It really amazes me that big league general managers continue to toss buckets of money at aging pitchers, gambling to cash in on past success.
Roberto Hernandez compiled a miserable, 6-13 record last season with the Tampa Bay Rays, including an ERA of 4.89. Nonetheless, the 33-year-old Dominican inked a guaranteed $4.5 million deal with the Philadelphia Phillies this winter. Front office boss Ruben Amaro Jr. must have thought he was signing another guy named Fausto Carmona, who only had one good season many moons ago.
- Officially licensed by the MLB
- Officially licensed by the MLB
Joaquin Benoit, 36, recently signed a two-year, $15 million pact with the usually frugal San Diego Padres, netting the ex-Detroit Tiger a $2 million raise to be the Friars setup man in the bullpen. That means Benoit will make almost $1 million more than San Diego’s closer, Huston Street, who is six years younger.
What blows me away even more is the New York Mets agreed to a two-year, $20 million deal with Bartolo Colon, a surgically repaired, 40-year-old former PED user. Are you kidding me? I know Colon went 18-6 with the AL West champion Oakland A’s last year, but what are the possibilities of that happening again with the hapless Mets? Wouldn’t the $14 million pay hike Executive VP Sandy Alderson gave Colon be better served by investing in younger talent?
Other veteran hurlers are aiming high as well, like durable right hander Ervin Santana, but have yet to receive. After posting a record of 9-10 in 32 starts with the Kansas City Royals in 2013, Santana’s asking price in November as a free agent was five years and $110 million. That’s a lot of dinero for a 32-year-old starter who has experienced a roller-coaster career. Since then, Santana has lowered his sights, and rumor has it the Tigers might agree to a sum in the neighborhood of $80 million, which would be on a par with Anibal Sanchez.
All this nonsense brings me to the million dollar question : Why is everybody ignoring Ubaldo Jimenez? Did he disrespect Bud Selig, as folks frequently do? Does he refuse to shower after road games and then board the team bus? Maybe the guy is just too nice. I can vouch for Ubaldo’s “amistad,” but he’s all business on the hill. This is a man who doesn’t smoke or drink, and his social life consists of strumming his guitar and enjoying birria de chivo, which, for my gringo readers, is goat stew.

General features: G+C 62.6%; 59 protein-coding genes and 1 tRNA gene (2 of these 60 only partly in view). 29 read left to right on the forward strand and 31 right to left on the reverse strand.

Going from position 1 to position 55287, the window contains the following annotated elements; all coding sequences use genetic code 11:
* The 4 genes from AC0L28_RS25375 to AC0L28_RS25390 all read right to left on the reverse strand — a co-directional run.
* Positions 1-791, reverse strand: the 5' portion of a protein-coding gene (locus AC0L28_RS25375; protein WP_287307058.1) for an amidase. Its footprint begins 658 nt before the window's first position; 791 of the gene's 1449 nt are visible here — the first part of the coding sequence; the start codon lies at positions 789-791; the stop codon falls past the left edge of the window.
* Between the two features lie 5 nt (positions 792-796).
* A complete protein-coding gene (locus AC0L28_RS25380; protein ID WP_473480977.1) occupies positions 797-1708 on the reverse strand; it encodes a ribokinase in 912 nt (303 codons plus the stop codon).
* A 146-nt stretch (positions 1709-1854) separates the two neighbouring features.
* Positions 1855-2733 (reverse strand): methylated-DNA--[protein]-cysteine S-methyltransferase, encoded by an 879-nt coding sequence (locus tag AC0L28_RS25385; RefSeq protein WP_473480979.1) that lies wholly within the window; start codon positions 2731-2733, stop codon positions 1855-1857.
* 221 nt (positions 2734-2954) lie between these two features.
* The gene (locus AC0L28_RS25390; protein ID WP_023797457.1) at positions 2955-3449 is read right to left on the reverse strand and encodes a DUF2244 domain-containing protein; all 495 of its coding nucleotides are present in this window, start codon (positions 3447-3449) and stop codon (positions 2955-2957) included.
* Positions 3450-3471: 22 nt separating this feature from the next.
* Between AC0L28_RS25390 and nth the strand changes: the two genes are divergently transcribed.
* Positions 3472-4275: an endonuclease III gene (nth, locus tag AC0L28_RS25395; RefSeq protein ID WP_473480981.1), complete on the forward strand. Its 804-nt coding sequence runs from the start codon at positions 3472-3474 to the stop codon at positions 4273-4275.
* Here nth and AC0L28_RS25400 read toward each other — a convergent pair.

Ubaldo Jimenez has scuffled on the mound since his days as a Colorado Rockie, when he was considered one of the game’s brightest stars. In 2010, he was a 19-game winner with a 2.80 ERA and threw a no-hitter. After being traded to the Cleveland Indians, however, the 6′-5″, 210-pounder couldn’t throw strikes or get his head screwed on correctly. In 2012, Jimenez suffered 17 losses and Cleveland fans became vocally abusive.
All that changed when new skipper Terry Francona came to town. Jimenez reinvented himself my throwing more sliders, sinkers and change-ups, instead of his four-seam fast ball. He tightened up his mechanics and finished up with a respectable, 13-9 slate, going 4-0 in September starts that kept Cleveland in the playoff race. And Ubaldo continued to miss bats, punching out 194 hitters in 182 innings.
Jimenez was so good in 2013 that the Indians picked up his $8 million team option and extended a $14.1 million bid to retain him. In previous years, Jimenez had never earned more than $5.75 million, so accepting the Indians generosity, even on a one-year deal, would have established him in a higher salary bracket for future negotiations. It should have been an offer Jimenez couldn’t refuse, but he did anyway.
In Ubaldo’s view, job security and staying in one place for a while was more important than immediate wealth. Jimenez, who will be 30 in January, and his agent Diego Bentz, are willing to wait out the market. But now that the Masahiro Tanaka sweepstakes have begun, things will likely slow to a snail’s pace. I don’t think it is realistic for Jimenez to expect the kind of money Santana is seeking. Santana, thanks to the Los Angeles Angels, has earned $23 million over the last two years, and he’s not about to take a pay cut. Matt Garza is another pitcher who has been compared to Jimenez. The oft-injured Garza has a career .500 record, but has banked $20 million over the same period as Santana.
I think Jimenez will settle for a deal similar to that of Jason Vargas, who was pleased with a four-year package of $32 million with the Royals. Vargas is an eight-year pro with a subpar record of 51-58, although a majority of those seasons were spent with the Seattle Mariners. Over the last three years, he has banked about $15 million, again thanks to Artie Moreno. Jimenez has collected only $14 million over four campaigns.
Is Jason Vargas a better pitcher than Ubaldo Jimenez?
Is Jimenez at least equal to Ervin Santana and Matt Garza?
The good news is, despite the buzz around Tanaka, there has been mild interest in Jimenez by the Mariners and the New York Yankees. Both teams need pitching, and if the Yanks don’t nail down the Japanese star, it could be curtains. Jimenez would be a difference-maker, and probably cheap enough to keep the payroll under the luxury-tax penalty.
I’d love to see Ubaldo Jimenez in pinstripes, because New York fans know baseball like no other. And even if my favorite Dominican pitcher doesn’t get the money he deserves, he will definitely earn respect.